So when we describe something as low-value, I think what we’re typically trying to do is to distinguish it from something that is no-value. But it turns out that no-value interventions, first of all, are probably very few and far between. There are very few things we do in medicine that truly could not help any patient to which we might consider applying it.

Landon:  I think it’s going to be hard to address the problem of low-value care by having payers and policymakers make rules, because there’s this clinical heterogeneity story.

Halpern:  The right rates at which we utilize these quote-unquote low-value services is not zero. We don’t want to practice so frugally that we’re missing opportunities to provide benefits to patients by not intervening. So I think at some level, physicians should be comfortable that they can make clearly well-thought-out choices that, although there are recommendations not to do things for the overwhelming majority of patients who fit a particular description, that there may be exceptions where the service is in fact a reasonable choice.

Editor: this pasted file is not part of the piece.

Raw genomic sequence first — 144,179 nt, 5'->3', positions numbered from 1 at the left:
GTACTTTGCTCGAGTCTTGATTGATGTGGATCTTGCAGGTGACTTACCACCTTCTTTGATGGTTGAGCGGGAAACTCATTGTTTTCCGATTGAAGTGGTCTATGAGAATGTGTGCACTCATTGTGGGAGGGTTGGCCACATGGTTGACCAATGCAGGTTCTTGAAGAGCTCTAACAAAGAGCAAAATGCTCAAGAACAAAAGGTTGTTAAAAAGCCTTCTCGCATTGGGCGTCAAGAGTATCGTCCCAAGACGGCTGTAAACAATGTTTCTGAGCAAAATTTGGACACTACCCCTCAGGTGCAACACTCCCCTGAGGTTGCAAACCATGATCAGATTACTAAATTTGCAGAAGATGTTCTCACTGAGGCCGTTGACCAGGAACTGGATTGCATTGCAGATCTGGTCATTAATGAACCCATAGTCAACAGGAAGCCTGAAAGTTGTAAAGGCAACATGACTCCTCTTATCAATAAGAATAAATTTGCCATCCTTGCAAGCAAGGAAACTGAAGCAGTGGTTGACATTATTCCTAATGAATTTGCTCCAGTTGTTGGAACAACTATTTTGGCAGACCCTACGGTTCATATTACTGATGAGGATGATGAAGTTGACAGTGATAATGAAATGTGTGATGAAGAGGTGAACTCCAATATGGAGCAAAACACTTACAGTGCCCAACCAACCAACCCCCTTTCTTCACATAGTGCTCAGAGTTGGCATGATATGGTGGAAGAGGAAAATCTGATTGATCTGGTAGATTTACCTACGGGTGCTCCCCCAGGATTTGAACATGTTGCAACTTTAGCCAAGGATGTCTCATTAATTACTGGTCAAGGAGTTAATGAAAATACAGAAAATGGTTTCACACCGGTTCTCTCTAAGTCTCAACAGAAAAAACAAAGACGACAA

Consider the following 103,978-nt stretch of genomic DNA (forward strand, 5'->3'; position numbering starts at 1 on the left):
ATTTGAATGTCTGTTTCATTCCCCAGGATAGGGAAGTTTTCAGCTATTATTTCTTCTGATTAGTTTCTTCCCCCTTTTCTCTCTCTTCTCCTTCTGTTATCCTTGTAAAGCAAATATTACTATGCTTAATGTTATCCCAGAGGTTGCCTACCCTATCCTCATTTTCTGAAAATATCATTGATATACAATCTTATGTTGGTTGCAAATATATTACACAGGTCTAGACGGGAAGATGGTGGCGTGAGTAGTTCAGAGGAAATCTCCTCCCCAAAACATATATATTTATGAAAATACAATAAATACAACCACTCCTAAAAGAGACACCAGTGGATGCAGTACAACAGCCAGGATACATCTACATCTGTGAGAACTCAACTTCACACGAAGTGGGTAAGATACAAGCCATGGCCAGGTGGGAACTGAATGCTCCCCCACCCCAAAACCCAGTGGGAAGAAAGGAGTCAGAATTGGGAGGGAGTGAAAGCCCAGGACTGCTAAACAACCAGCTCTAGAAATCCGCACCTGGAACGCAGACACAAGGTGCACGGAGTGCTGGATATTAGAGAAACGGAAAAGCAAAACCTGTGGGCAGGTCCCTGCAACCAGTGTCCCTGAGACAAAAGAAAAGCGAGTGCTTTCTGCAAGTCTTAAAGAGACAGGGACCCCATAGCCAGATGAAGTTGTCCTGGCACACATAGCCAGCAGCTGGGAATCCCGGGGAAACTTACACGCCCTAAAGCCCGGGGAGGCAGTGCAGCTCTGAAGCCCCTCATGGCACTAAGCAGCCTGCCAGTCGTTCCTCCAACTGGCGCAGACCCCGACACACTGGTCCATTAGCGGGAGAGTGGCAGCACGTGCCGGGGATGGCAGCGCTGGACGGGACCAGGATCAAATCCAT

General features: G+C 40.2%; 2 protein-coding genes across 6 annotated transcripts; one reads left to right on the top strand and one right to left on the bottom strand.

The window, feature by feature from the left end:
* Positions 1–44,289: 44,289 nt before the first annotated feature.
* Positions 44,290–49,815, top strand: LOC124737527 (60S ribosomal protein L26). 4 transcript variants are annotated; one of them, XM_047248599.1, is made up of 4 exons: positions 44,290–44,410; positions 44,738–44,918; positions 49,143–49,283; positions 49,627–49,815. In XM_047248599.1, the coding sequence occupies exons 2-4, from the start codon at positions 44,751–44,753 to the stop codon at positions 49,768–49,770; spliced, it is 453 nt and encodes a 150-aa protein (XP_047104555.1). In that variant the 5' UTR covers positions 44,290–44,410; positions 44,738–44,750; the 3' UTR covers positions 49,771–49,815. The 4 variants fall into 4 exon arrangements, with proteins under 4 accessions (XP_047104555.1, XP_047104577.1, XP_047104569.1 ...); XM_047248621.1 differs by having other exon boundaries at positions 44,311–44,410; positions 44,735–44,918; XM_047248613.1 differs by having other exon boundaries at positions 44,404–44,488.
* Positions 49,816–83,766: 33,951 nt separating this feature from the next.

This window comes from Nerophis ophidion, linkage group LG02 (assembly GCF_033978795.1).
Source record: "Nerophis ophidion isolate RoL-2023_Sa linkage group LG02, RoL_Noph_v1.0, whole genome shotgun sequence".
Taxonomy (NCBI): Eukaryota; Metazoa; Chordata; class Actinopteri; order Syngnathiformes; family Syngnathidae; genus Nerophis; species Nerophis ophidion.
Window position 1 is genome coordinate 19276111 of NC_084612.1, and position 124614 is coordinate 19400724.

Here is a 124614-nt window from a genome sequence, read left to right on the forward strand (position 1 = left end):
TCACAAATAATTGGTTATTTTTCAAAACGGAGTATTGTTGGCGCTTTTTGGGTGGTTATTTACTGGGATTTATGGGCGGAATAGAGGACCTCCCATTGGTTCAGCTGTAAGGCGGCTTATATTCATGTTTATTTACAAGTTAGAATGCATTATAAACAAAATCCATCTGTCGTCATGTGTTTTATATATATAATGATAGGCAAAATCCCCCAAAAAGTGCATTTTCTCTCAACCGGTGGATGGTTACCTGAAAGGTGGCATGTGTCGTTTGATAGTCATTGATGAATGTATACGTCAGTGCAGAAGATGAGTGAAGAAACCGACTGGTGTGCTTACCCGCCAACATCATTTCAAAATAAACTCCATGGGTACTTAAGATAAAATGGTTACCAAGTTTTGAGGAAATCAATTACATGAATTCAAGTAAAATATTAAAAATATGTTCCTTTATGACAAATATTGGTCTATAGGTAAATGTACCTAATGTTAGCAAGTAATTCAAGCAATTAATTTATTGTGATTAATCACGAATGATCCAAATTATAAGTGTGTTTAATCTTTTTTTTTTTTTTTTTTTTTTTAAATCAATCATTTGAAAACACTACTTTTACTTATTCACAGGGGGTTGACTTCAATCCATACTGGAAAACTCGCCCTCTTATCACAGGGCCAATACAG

Carrie Colla:  I think that there’s a danger that blunt payment instruments will reduce the high-value care as well, and so I think to some extent that’s why thinking about it at a broader level while also monitoring outcomes, but thinking about it at a broader level in terms of payments makes more sense.

Gawande:  What would you say that the policies of the government ought to be, or of insurers ought to be, in order to make sure decision making more effective for both patients and physicians under these circumstances?